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This morning I records a short video (1:18m) view with Simon Holt giving a quick overview and some highlights of the DBA and Developer tracks for the upcoming OUG Ireland 2016 conference.

Click on the image below to get more details of the agenda and to register for this 2 day conference.

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Follow the conference and OUG Ireland on twitter using #oug_ire

Spark versus Flink

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Spark is an open source Apache project that provides a framework for multi stage in-memory analytics. Spark is based on the Hadoop platform and can interface with Cassandra OpenStack Swift, Amazon S3, Kudu and HDFS. Spark comes with a suite of analytic and machine learning algorithm allowing you to perform a wide variety of analytics on you distribute Hadoop platform. This allows you to generate data insights, data enrichment and data aggregations for storage on Hadoop and to be used on other more main stream analytics as part of your traditional infrastructure. Spark is primarily aimed at batch type analytics but it does come with a capabilities for streaming data. When data needs to be analysed it is loaded into memory and the results are then written back to Hadoop.

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Flink is another open source Apache project that provides a platform for analyzing and processing data that is in a distributed stream and/or batch data processing. Similarly to Spark, Flink comes with a set of APIs that allows for each integration in with Java, Scala and Python. The machine learning algorithms have been specifically tuned to work with streaming data specifically but can also work in batch oriented data. As Flink is focused on being able to process streaming data, it run on Yarn, works with HDFS, can be easily integrated with Kafka and can connect to various other data storage systems.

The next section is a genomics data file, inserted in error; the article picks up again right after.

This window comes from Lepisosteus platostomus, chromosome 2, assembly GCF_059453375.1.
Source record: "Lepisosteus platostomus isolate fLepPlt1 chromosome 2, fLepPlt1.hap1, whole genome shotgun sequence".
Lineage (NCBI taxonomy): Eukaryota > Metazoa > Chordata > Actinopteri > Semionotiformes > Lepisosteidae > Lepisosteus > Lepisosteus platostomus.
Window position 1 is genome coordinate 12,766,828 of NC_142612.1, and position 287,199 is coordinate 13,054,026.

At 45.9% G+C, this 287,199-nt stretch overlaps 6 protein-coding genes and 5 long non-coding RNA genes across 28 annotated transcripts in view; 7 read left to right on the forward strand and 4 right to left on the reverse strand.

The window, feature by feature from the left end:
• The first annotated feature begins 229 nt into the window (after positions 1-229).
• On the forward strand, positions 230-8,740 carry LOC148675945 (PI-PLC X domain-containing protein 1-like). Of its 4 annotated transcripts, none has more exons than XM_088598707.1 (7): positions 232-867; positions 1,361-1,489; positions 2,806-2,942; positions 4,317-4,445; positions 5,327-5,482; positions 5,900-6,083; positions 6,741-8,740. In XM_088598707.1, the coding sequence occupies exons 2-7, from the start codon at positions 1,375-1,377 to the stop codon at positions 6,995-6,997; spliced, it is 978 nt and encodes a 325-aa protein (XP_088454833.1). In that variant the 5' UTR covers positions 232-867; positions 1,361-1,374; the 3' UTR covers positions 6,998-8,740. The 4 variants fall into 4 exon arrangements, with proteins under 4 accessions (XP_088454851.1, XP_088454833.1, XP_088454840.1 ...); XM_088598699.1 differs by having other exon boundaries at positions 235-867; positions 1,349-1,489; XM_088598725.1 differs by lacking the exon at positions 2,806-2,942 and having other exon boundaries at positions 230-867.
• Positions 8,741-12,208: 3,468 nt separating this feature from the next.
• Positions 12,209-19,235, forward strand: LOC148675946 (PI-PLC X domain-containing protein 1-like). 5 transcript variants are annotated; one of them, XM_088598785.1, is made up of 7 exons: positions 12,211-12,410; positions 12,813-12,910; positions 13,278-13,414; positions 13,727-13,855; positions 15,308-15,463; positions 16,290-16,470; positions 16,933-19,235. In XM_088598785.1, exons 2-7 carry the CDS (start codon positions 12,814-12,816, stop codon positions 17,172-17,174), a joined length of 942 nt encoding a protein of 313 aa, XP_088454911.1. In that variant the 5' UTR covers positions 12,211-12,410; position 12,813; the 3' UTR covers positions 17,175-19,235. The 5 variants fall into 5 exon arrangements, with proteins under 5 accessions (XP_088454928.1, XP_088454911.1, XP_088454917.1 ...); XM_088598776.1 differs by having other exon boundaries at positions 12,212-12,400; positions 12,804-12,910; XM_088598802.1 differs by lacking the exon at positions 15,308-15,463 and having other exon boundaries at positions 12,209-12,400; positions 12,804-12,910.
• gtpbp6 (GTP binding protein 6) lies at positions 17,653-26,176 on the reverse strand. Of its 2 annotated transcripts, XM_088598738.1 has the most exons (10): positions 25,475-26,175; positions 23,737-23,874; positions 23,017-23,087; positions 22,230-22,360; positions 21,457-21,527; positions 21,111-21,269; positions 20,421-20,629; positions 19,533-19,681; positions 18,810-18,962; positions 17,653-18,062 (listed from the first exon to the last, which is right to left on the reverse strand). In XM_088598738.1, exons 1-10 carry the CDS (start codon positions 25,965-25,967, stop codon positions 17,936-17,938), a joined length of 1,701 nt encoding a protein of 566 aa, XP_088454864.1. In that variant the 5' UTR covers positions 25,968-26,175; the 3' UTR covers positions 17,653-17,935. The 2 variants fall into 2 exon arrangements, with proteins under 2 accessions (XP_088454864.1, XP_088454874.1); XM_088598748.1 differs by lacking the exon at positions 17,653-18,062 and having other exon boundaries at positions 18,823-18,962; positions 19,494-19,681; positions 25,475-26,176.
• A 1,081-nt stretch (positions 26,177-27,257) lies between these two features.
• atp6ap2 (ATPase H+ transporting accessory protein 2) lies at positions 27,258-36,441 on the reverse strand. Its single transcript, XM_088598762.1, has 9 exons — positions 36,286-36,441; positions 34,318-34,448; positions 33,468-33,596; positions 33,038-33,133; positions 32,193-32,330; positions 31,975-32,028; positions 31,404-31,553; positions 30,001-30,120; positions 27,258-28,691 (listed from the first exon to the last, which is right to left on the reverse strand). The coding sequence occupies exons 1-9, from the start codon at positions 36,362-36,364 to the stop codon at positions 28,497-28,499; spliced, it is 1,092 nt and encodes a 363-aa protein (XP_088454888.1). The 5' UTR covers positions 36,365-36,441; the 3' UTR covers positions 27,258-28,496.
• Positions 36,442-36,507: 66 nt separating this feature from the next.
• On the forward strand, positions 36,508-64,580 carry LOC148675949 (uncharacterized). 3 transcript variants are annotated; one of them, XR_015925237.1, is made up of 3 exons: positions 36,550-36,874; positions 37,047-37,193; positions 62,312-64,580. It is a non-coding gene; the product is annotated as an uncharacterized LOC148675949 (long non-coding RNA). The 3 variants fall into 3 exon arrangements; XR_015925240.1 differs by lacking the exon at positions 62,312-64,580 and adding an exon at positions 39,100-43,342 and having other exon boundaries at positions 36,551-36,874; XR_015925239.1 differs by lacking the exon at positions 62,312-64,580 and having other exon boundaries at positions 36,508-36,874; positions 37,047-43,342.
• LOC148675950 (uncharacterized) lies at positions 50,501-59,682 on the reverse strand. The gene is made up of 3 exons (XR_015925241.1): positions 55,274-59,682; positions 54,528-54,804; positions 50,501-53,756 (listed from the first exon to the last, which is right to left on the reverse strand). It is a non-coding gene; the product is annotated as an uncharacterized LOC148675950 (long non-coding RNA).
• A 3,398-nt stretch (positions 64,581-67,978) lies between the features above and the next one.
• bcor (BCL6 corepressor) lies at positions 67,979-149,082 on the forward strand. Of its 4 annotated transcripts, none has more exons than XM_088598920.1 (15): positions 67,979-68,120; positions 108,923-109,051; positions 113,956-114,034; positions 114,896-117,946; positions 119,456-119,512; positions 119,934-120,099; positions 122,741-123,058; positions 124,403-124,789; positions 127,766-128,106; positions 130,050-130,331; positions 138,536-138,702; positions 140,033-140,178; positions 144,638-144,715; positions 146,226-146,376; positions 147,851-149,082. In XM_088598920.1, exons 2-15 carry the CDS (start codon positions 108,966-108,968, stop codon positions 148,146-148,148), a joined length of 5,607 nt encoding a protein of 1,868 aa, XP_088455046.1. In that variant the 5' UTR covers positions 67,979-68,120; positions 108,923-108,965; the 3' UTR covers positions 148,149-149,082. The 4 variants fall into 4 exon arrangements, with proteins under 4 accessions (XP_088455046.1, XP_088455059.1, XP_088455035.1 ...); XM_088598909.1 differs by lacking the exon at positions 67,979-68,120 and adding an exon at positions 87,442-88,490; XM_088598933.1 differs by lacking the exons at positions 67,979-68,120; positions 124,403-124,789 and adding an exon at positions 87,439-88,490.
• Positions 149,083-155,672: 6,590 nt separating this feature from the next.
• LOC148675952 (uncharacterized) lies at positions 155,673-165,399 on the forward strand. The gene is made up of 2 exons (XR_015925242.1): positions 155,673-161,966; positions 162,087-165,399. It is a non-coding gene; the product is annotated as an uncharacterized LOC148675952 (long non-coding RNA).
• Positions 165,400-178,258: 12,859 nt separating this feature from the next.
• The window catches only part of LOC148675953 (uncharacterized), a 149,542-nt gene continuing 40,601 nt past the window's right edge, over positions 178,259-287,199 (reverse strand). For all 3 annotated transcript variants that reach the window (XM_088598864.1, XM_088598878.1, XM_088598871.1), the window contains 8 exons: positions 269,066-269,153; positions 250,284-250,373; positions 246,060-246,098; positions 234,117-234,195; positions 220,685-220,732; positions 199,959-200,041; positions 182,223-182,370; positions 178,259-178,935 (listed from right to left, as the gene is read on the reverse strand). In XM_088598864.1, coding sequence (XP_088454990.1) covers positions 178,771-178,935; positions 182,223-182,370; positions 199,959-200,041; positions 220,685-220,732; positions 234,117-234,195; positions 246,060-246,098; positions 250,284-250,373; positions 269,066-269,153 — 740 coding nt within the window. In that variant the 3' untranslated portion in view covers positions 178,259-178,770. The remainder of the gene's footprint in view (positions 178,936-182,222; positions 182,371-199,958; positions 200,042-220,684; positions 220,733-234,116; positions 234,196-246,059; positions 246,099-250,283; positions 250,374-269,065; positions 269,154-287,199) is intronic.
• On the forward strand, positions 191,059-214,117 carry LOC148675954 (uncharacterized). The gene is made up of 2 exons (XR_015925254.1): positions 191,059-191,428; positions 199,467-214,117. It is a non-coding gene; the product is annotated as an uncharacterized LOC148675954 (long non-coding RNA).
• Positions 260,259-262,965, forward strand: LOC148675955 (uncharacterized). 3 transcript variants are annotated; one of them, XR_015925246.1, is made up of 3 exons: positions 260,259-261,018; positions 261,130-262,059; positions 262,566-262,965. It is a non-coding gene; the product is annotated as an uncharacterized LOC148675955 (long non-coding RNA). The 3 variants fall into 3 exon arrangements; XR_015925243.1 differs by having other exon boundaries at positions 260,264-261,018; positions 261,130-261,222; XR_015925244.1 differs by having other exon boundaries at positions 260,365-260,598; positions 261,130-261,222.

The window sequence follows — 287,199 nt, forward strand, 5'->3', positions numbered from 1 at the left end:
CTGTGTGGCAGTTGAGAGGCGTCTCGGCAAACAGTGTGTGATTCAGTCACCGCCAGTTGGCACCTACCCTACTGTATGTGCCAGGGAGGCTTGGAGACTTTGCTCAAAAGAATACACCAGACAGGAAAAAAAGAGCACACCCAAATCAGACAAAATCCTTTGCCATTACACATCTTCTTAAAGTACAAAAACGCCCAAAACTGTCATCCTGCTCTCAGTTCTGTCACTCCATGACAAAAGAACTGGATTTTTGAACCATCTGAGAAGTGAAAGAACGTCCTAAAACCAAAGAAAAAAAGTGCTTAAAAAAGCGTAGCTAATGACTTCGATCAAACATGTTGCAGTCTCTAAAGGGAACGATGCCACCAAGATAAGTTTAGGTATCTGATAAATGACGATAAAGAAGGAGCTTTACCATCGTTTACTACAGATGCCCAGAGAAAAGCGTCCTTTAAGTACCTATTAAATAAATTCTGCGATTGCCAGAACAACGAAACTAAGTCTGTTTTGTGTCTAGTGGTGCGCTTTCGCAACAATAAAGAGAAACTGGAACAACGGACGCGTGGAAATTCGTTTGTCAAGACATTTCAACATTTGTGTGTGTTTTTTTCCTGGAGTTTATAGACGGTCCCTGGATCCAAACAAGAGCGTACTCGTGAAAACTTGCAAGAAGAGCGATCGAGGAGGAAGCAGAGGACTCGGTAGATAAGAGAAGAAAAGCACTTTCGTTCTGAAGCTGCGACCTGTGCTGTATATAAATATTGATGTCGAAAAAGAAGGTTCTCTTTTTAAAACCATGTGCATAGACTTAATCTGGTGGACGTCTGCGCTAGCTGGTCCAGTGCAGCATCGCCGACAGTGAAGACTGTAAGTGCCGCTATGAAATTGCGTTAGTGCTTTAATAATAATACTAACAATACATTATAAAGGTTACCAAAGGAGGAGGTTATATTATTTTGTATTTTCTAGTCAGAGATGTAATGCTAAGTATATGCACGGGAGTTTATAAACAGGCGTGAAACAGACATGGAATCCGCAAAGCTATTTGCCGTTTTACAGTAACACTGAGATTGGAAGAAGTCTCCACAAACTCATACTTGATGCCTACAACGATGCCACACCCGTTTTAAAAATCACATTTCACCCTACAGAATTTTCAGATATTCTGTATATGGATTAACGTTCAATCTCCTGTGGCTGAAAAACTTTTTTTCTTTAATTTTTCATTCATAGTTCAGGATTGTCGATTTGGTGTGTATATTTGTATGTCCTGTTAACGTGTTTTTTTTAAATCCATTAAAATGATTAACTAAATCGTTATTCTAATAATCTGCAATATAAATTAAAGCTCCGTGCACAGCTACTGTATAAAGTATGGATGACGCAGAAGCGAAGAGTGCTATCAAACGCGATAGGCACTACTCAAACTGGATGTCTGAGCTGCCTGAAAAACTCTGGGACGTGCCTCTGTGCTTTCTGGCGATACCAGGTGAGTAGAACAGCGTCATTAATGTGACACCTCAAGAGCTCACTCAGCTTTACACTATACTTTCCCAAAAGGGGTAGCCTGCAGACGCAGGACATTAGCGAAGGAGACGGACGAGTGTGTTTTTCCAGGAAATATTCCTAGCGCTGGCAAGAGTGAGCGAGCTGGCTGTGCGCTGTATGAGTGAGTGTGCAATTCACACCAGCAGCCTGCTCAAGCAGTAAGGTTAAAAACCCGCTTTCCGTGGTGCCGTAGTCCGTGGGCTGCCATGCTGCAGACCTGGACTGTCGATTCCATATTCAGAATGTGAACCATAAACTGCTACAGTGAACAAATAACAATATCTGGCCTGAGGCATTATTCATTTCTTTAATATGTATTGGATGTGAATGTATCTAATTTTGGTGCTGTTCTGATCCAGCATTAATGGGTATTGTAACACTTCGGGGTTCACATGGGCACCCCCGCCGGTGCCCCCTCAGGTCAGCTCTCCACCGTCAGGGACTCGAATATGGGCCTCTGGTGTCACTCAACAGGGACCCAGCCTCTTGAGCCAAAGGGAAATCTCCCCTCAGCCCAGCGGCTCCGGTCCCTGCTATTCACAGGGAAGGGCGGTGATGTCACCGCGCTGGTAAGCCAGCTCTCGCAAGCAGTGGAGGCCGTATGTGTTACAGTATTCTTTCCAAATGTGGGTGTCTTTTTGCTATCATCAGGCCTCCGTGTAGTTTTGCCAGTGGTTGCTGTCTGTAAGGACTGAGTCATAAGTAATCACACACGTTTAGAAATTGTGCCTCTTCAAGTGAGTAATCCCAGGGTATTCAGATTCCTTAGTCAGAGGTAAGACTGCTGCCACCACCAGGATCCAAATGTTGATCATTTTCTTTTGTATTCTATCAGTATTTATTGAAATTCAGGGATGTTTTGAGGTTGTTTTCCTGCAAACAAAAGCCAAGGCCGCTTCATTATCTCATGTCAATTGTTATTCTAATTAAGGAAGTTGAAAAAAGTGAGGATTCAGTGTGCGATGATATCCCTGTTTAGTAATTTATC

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Although both Spark and Flink can process streaming data, when you examine the underlying architecture of these tools you will find that Flink is more specifically focused for streaming data and can process this data in a more efficient manner.

There has been some suggestions in recent weeks and months that Spark is now long the tool of choice for analytics on Hadoop. Instead everyone should be using Flink or something else. Perhaps it is too early to say this. You need to consider the number of companies that have invested significant amount of time and resources building and releasing products on top of Spark. These two products provide similar-ish functionality but each product are designed to process this data in a different manner. So it really depends on what kind of data you need to process, if it is bulk or streaming will determine which of these products you should use. In some environments it may be suitable to use both.

Will these tool replace the more traditional advanced analytics tools in organisations? the simple answer is No they won’t replace them. Instead they will complement each other and if you have a Hadoop environment you will will probably end up using Spark to process the data on Hadoop. All other advanced analytics that are part of your more traditional environments you will use the traditional advanced analytics tools from the more main stream vendors.

ORE video : Demo Code Part 5

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The following is the fifth and final set of demo code from my video on using R in the Oracle Database. Check out the video before using the following code. The blog post for the video will be updated to contain links to all blog posts that have the various demo code.